Co-op Blog

An Ode to Onions

Onions are one of the world’s most popular vegetables. Widely consumed in many different cuisines, onions are members of the allium plant family, a bulbing plant related to garlic and shallots. Fresh onions have a zesty flavor and crunchy texture, plus they provide vitamins A and C, iron, calcium, and fiber. And goodness, onions are versatile. Read on for some easy ways too add onion-y goodness to meals:

  • Raw – sliced raw onion adds a welcome crunch of bright, tangy flavor to green salads and stewed hardy greens like chard and kale. Add a handful of diced onion to bean chili, tacos, or nachos.
  • Sauteed – heat some butter or oil in a saucepan over medium heat and add sliced or diced onions. Cook, stirring occasionally for 10 minutes, until browned. (Add a pinch of fresh thyme if desired.) Season with salt and pepper to taste. Serve onion mixture with burgers, sausage, and sauerkraut, grilled cheese sandwiches. Or stir into soup, salad dressings, or marinades.
  • Roasted – onions typically hold up well to high heat cooking, such as frying, grilling, and roasting. Be sure to add some large chunks of onion to vegetable or meat kabobs. Or preheat your oven to 350° degrees F and cut large strips of peppers, onions, squash, and carrots. Season with olive oil, salt, and pepper and lay on baking sheet.

Creamy Caramelized Onion & Squash Soup Recipeonionsoup


  • 3 tablespoons unsalted butter
  • 4 large onions, chopped
  • 2 pounds hubbard or kabocha squash, roasted (about 2 1/2 cups)
  • 1 1/2 cups chicken stock
  • 1 cup whole milk, or more if needed
  • 1 teaspoon salt
  • 1 1/2 teaspoons paprika
  • 1/4 teaspoon cayenne

Garnish with:

  • 1 1/2 cups Greek yogurt
  • 1/2 cup dry toasted pumpkin seeds
Directions: Halve, seed, and roast the squash on a sheet pan in a 400° F oven. When the squash is tender (check by piercing with a knife), cool on a rack and then scoop out the squash to measure 2.5 cups. In a large pot, melt the butter and start sautéing the onions over medium high heat, then reduce to medium low and stir every five minutes for at least an hour.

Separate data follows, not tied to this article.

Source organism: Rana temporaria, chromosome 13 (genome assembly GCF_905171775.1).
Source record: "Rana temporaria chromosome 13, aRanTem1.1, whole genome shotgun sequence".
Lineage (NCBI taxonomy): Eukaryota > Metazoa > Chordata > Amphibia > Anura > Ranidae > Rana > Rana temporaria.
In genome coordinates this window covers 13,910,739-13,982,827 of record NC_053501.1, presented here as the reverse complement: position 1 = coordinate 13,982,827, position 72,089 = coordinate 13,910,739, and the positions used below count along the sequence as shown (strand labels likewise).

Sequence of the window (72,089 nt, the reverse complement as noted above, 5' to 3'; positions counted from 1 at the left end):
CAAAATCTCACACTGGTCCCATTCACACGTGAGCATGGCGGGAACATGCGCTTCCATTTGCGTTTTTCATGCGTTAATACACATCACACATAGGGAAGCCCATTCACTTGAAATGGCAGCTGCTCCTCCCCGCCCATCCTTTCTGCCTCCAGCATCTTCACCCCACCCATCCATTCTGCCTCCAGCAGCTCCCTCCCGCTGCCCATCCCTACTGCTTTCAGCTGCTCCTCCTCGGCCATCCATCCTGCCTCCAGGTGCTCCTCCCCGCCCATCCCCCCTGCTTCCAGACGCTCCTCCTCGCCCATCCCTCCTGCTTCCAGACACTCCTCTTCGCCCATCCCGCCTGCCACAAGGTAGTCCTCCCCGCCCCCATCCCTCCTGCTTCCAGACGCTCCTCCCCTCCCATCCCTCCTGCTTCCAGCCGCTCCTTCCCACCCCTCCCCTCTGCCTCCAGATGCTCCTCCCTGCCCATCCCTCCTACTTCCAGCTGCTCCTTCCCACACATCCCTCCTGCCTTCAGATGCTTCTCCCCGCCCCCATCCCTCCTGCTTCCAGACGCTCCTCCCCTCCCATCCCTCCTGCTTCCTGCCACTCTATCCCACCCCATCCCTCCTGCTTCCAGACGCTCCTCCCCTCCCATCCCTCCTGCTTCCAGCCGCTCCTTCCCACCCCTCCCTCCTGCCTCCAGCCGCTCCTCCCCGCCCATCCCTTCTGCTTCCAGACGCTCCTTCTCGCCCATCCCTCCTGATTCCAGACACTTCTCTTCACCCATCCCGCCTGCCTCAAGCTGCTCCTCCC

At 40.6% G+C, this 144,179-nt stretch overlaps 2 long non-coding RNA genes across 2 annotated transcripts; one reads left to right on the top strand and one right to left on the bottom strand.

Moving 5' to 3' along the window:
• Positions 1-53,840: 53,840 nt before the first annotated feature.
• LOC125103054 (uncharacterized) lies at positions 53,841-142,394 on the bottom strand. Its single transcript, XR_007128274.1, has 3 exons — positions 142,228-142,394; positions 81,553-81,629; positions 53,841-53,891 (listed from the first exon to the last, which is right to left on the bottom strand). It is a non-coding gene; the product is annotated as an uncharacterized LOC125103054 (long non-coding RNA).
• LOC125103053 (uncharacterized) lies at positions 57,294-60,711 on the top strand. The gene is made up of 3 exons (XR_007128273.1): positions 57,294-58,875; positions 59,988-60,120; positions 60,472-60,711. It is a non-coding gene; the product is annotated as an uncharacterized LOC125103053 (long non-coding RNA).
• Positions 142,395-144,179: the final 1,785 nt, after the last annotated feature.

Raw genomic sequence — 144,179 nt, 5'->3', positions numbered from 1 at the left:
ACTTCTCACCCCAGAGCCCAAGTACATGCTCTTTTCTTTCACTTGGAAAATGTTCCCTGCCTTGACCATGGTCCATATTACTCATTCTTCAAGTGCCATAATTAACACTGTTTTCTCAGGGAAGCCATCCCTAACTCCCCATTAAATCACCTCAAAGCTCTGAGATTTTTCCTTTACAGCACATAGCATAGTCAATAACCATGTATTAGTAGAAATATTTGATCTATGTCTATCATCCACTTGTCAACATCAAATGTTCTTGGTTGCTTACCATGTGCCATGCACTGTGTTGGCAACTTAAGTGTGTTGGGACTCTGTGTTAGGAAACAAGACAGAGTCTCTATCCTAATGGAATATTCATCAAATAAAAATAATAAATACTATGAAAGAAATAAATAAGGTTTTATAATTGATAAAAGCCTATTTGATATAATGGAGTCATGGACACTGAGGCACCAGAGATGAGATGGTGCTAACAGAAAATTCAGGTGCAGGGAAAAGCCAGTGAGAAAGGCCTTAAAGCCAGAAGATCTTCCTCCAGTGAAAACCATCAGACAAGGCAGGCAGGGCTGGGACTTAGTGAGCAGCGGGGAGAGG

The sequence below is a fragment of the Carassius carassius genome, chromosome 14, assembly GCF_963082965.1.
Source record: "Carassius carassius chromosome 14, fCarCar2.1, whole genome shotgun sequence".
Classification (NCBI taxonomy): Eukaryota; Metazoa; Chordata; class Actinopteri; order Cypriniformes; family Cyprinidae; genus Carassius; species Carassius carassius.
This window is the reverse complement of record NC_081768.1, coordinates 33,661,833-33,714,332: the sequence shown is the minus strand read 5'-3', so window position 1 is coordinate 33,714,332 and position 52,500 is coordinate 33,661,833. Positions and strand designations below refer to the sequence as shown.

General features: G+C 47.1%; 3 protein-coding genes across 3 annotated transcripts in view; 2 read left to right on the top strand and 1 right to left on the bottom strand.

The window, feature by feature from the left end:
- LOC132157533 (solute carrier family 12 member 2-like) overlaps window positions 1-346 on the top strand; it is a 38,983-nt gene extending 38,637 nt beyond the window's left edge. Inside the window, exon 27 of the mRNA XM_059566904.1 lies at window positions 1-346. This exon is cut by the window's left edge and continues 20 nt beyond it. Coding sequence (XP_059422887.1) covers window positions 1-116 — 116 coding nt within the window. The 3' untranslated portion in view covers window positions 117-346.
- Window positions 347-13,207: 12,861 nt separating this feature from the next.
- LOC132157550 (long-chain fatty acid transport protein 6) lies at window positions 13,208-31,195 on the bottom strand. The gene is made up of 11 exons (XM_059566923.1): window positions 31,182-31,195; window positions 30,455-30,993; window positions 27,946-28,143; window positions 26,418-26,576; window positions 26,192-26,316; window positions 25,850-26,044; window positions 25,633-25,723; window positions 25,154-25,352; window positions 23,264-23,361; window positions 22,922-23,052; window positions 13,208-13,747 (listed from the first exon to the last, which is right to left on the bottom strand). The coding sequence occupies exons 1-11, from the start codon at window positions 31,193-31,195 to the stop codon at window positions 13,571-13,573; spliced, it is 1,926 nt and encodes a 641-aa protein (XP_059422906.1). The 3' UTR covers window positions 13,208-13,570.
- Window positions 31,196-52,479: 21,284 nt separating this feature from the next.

When the onions are soft and golden, add the mashed squash and stir, then transfer the contents of the pan to a food processor or blender, or use an immersion blender. Puree, adding stock as needed to make a smooth puree. Add the milk, salt, paprika, and cayenne and process to mix. Transfer back to the pot and heat gently over medium low heat, stirring.
Serve one-cup servings in wide bowls, garnish each with 1/4 cup yogurt, a couple of heaping tablespoons of pumpkin seeds, and add croutons if desired.
By: Claire

ClaireClaire Harlock Garber loves to eat and drink and write about it. She has worked in the food industry for nearly a decade and was on staff at the Skagit Valley Co-op from 2010-2018, writing the regular columns Skagit Brew Corner, The Cheese Whisperer, The Bounty of Bulk, and What's Dippin' in the Well for the Co-op's blog, as well as articles for the Natural Enquirer newsletter.